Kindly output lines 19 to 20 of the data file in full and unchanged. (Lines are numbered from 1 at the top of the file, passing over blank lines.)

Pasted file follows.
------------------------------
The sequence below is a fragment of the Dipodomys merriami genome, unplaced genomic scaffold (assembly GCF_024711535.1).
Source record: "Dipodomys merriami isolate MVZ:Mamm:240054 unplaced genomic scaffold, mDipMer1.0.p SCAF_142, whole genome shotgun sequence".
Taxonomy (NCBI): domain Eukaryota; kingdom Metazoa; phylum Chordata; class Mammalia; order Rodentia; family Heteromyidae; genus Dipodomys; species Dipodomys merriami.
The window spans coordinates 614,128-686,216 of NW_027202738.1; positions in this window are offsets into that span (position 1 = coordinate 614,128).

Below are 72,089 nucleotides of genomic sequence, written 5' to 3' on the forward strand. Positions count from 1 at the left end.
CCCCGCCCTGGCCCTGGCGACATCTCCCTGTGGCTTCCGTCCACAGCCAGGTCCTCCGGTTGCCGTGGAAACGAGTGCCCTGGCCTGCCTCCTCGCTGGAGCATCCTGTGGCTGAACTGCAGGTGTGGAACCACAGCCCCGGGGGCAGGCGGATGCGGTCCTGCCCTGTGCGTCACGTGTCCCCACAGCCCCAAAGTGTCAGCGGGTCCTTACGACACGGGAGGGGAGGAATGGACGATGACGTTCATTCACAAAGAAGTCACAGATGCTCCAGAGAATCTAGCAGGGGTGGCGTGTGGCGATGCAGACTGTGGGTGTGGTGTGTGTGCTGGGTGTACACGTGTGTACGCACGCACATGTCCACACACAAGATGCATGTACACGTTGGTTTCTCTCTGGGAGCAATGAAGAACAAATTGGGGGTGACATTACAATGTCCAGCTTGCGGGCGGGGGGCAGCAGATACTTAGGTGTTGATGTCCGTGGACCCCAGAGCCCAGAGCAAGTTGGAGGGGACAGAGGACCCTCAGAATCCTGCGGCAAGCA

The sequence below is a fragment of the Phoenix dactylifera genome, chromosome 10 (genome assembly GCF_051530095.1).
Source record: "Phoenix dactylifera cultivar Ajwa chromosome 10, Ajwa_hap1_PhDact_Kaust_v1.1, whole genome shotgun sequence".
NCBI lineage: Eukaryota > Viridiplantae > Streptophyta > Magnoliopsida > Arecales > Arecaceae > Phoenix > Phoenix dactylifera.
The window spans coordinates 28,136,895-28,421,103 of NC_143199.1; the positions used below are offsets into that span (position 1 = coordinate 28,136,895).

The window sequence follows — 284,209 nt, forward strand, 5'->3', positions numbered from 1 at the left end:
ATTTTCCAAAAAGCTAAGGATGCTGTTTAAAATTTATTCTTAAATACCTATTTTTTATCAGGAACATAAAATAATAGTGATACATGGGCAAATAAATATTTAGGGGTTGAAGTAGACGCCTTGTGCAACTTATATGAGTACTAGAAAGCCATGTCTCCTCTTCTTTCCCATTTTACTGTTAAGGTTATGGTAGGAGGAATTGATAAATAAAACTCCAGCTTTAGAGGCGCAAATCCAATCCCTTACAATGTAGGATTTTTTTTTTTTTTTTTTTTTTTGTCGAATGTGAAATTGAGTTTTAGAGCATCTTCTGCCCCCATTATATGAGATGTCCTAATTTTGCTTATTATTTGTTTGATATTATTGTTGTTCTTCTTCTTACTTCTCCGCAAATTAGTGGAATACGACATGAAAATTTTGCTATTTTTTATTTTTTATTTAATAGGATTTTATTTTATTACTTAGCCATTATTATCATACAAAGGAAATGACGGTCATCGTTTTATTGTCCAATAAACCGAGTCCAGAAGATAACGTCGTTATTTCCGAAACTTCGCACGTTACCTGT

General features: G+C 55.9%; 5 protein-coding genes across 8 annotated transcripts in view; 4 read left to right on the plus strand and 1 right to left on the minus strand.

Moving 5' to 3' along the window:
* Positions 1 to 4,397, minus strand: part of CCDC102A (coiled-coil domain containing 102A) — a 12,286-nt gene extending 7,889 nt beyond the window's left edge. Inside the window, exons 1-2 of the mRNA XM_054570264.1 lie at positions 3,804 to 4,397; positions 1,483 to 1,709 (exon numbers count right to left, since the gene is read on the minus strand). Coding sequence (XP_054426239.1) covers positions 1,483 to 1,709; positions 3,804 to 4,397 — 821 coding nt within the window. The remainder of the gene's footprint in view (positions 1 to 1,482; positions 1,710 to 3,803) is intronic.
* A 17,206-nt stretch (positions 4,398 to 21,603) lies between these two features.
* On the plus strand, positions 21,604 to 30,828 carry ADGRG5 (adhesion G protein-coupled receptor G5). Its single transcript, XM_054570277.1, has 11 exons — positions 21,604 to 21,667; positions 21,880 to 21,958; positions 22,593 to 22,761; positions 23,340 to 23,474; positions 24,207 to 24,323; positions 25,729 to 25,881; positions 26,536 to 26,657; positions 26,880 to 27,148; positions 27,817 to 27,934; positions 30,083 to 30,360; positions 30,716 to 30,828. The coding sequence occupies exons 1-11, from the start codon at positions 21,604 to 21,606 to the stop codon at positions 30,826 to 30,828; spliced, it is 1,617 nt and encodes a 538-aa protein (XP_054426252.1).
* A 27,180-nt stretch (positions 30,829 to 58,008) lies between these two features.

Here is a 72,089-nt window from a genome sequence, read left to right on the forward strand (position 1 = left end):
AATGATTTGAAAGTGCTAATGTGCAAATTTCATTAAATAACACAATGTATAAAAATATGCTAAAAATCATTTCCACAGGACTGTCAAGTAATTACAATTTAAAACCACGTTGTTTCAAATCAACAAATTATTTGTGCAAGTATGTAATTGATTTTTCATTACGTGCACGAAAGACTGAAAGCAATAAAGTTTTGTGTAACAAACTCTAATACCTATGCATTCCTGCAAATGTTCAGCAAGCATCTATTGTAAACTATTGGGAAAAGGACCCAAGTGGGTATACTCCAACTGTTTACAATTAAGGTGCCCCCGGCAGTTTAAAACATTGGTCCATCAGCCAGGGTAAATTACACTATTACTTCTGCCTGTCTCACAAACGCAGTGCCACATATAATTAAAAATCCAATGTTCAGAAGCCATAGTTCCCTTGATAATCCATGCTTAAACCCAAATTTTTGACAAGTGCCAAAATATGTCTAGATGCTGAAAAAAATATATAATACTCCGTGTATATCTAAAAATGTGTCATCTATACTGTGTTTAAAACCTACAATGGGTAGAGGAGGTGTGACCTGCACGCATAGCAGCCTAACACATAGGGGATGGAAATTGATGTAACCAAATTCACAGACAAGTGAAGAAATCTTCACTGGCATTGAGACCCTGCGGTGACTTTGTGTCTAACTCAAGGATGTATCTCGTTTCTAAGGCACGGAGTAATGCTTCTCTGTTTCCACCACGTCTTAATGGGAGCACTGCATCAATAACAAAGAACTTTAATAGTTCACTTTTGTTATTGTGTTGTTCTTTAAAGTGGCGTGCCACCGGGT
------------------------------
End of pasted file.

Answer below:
Here is a 72,089-nt window from a genome sequence, read left to right on the forward strand (position 1 = left end):
AATGATTTGAAAGTGCTAATGTGCAAATTTCATTAAATAACACAATGTATAAAAATATGCTAAAAATCATTTCCACAGGACTGTCAAGTAATTACAATTTAAAACCACGTTGTTTCAAATCAACAAATTATTTGTGCAAGTATGTAATTGATTTTTCATTACGTGCACGAAAGACTGAAAGCAATAAAGTTTTGTGTAACAAACTCTAATACCTATGCATTCCTGCAAATGTTCAGCAAGCATCTATTGTAAACTATTGGGAAAAGGACCCAAGTGGGTATACTCCAACTGTTTACAATTAAGGTGCCCCCGGCAGTTTAAAACATTGGTCCATCAGCCAGGGTAAATTACACTATTACTTCTGCCTGTCTCACAAACGCAGTGCCACATATAATTAAAAATCCAATGTTCAGAAGCCATAGTTCCCTTGATAATCCATGCTTAAACCCAAATTTTTGACAAGTGCCAAAATATGTCTAGATGCTGAAAAAAATATATAATACTCCGTGTATATCTAAAAATGTGTCATCTATACTGTGTTTAAAACCTACAATGGGTAGAGGAGGTGTGACCTGCACGCATAGCAGCCTAACACATAGGGGATGGAAATTGATGTAACCAAATTCACAGACAAGTGAAGAAATCTTCACTGGCATTGAGACCCTGCGGTGACTTTGTGTCTAACTCAAGGATGTATCTCGTTTCTAAGGCACGGAGTAATGCTTCTCTGTTTCCACCACGTCTTAATGGGAGCACTGCATCAATAACAAAGAACTTTAATAGTTCACTTTTGTTATTGTGTTGTTCTTTAAAGTGGCGTGCCACCGGGT